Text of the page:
guillermo-del-toro-crimson-peakThe prospect of seeing something along the lines of The Devil’s Backbone or Pan’s Labyrinth from del Toro again is exciting enough, but throw in the stellar cast and the promise of a gothic romance, and Crimson Peak is shaping up to be one hell of a Pacific Rim follow-up.

Additionally, del Toro noted that it’s looking very likely that he already has his next film after Crimson Peak lined up:

Crimson shoots rather fast for my standards, in 70 days.  Hellboy took 135 days, Pacific Rim 103.  I normally don’t shoot any shorter than that.  Cronos was 40 days, The Strain is gonna be 20 days [for the pilot].  I’m going from a much larger format to a smaller format, different vibe.  I think that when we finish Crimson, it seems like the next movie is already ready after Crimson.  I won’t announce it because we have not closed, but it looks like the next one’s gonna go right away.”

Watch the portion of Steve’s interview with del Toro regarding The Strain, Crimson Peak, and more below, followed by a partial transcript.  Look for Steve’s full interview with del Toro on Collider soon.

If you missed what del Toro had to say about the “unlikely” prospect of Hellboy 3 ever getting made, click here.

guillermo-del-toroCollider: You’re directing the pilot of The Strain.  How involved will you be after the pilot?

GUILLERMO DEL TORO: First of all, when I do something I’ve learned the good way and the hard way that I need to be involved in everything.  You can blame me for something you don’t like. In a movie you don’t like of mine, in a DVD that is not to your standards, in a collectible, I’m involved in everything.  I approve the collectibles, I approve the toys, I approve the DVDs, I approve everything.  I don’t approve t-shirts or bandanas or key rings (laughs), I don’t get that, but with the big key collectibles I get involved, and the same with the movies.  So in the series, Chuck [Hogan] and I co-wrote the pilot, which I’m directing, I cast the series, and I go and rewrite and make my notes and collaborate with every single screenplay in the series.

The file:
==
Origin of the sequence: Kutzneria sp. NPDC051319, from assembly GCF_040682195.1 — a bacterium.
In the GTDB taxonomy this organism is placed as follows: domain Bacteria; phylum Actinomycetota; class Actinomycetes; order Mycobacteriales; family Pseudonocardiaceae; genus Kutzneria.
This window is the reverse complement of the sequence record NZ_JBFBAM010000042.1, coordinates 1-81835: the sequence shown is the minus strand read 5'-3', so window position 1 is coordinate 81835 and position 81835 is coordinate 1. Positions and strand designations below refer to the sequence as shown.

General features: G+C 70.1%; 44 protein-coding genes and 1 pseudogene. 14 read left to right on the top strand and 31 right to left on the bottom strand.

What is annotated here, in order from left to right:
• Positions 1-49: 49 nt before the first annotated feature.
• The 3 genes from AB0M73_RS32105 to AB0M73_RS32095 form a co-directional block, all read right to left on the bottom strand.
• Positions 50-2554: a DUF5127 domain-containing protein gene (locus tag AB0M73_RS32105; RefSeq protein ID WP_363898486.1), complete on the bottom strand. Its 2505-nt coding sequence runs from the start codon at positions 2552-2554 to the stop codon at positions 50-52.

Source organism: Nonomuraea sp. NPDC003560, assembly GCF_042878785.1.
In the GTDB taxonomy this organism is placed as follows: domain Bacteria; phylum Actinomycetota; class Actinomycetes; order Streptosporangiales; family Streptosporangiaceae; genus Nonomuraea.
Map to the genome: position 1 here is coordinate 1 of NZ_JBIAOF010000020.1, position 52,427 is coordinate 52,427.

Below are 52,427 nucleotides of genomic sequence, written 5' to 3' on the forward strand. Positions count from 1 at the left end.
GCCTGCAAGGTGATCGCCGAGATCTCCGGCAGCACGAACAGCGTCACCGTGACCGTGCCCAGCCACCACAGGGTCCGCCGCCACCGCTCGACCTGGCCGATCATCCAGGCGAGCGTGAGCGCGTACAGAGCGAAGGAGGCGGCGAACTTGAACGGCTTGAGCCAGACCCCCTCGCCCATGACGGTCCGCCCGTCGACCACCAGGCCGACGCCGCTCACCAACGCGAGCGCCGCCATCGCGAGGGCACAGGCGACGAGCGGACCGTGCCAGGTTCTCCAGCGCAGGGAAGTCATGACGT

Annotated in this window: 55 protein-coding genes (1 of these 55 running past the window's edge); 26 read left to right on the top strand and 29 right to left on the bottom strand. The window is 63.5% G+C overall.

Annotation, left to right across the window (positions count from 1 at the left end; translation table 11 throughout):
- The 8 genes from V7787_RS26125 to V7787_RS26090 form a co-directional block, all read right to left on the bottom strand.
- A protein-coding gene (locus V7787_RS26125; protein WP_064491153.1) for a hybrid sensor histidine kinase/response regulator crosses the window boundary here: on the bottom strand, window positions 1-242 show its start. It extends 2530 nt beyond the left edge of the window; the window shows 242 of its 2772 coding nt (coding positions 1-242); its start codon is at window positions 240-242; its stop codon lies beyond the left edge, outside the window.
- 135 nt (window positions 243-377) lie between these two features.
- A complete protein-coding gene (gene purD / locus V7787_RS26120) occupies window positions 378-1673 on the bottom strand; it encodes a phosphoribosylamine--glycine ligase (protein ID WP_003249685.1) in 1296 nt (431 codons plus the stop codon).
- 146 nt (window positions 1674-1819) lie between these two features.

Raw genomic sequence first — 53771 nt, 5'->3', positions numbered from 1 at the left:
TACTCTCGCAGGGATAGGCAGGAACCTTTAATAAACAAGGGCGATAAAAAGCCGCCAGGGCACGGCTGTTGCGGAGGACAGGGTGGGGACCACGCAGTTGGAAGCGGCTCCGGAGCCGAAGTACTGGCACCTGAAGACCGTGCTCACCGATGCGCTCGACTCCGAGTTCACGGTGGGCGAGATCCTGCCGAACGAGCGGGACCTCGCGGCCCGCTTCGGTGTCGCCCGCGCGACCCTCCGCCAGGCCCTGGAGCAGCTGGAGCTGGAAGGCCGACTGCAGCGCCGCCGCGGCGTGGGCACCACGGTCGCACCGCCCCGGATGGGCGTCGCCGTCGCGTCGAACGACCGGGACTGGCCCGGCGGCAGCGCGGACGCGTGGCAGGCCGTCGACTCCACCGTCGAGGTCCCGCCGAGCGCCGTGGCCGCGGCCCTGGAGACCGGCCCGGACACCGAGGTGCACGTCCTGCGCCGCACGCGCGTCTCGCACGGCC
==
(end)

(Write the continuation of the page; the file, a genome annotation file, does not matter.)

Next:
We’re doing something that is not normal.  We created a writer’s room, [and] I’ve been there from the beginning laying out the first season, and I am involved in every one of those screenplays of the first season, which we are writing before we shoot the series.  Normally a series is shot in such a way that you’re getting the screenplay under the door the morning before you shoot the next episode.  We’re mapping the first season completely so I can be involved.  And I’ll be involved in the shooting of the first few chapters, the first probably four or five as an on-set producer, and then Crimson Peak shoots and I cannot be physically there.

I definitely wanna ask you about Crimson Peak.  Obviously a lot of casting has been announced.  What can you tell people about it and who have you cast, and is there more casting still to come?

pacific-rim-guillermo-del-toro-2DEL TORO: Crimson has Jessica Chastain, Mia Wasikowska, Benedict Cumberbatch, Charlie Hunnam, and an actor I admired that I saw on Justified and Deadwood, Jim Beaver—amazing actor.  There’s some casting [left], Burn Gorman from Pacific Rim is coming in and doing a cameo.  But basically what it is is a really, really, almost classical gothic romance ghost story.  But then it has two or three scenes that are really, really disturbing in a very, very modern way; very, very disturbing, it’s a proper R rating.  And it’s adult.  It’s my first adult movie in the English language.  Normally I wanted to divide my more adult work for Spanish-language, and my more sort of youth-oriented or fun genre stuff in English.  This is the first time I’m gonna try to do an adult R-rated movie in the English language.

Crimson shoots rather fast for my standards, in 70 days.  Hellboy took 135 days, Pacific Rim 103.  I normally don’t shoot any shorter than that.  Cronos was 40 days, The Strain is gonna be 20 days [for the pilot].  I’m going from a much larger format to a smaller format, different vibe.  I think that when we finish Crimson, it seems like the next movie is already ready after Crimson.  I won’t announce it because we have not closed, but it looks like the next one’s gonna go right away.